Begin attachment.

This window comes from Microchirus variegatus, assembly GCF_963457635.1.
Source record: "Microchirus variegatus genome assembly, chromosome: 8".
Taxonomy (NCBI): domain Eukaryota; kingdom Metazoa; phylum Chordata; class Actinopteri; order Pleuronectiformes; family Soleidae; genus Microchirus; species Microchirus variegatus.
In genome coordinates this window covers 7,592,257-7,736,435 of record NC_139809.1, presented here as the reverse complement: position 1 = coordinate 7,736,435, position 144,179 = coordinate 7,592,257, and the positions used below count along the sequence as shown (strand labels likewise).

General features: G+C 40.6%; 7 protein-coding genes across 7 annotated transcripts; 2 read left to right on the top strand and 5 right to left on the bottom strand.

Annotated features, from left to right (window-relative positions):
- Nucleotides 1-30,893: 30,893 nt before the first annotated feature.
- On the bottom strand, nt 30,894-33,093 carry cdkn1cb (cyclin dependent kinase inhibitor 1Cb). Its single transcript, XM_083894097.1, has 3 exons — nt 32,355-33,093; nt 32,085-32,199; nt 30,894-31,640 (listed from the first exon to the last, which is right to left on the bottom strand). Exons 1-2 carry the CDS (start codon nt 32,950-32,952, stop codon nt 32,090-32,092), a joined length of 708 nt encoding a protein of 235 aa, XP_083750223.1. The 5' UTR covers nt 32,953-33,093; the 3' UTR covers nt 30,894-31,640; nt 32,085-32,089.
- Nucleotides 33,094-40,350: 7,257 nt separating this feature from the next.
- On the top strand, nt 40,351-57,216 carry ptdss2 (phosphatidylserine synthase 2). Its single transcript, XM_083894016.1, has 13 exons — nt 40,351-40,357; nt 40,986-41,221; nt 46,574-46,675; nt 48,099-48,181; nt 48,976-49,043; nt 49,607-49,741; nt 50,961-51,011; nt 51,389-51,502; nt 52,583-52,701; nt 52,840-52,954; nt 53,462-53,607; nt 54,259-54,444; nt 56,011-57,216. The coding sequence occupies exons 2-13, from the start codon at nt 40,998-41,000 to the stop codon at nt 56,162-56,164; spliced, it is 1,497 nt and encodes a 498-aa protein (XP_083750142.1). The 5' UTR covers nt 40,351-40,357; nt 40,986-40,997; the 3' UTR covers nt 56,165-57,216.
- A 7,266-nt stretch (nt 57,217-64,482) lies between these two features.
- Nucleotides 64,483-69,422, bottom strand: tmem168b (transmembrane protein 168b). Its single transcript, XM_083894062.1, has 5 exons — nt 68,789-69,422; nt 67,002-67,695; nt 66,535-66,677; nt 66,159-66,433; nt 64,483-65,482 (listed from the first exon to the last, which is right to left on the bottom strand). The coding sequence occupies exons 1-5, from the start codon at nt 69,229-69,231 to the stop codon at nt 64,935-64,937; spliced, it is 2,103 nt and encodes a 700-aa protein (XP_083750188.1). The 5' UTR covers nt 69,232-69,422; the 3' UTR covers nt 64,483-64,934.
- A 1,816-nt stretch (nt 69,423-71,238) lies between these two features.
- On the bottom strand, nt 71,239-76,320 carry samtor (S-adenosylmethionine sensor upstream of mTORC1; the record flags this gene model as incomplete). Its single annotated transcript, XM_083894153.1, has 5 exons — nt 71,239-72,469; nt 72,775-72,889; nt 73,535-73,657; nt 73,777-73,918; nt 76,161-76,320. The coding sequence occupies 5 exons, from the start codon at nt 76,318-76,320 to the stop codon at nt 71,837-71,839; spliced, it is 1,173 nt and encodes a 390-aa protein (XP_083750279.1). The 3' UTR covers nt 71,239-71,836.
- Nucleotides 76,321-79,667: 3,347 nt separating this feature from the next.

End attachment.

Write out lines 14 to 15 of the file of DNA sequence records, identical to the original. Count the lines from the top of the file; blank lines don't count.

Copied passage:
- On the bottom strand, nt 71,239-76,320 carry samtor (S-adenosylmethionine sensor upstream of mTORC1; the record flags this gene model as incomplete). Its single annotated transcript, XM_083894153.1, has 5 exons — nt 71,239-72,469; nt 72,775-72,889; nt 73,535-73,657; nt 73,777-73,918; nt 76,161-76,320. The coding sequence occupies 5 exons, from the start codon at nt 76,318-76,320 to the stop codon at nt 71,837-71,839; spliced, it is 1,173 nt and encodes a 390-aa protein (XP_083750279.1). The 3' UTR covers nt 71,239-71,836.
- Nucleotides 76,321-79,667: 3,347 nt separating this feature from the next.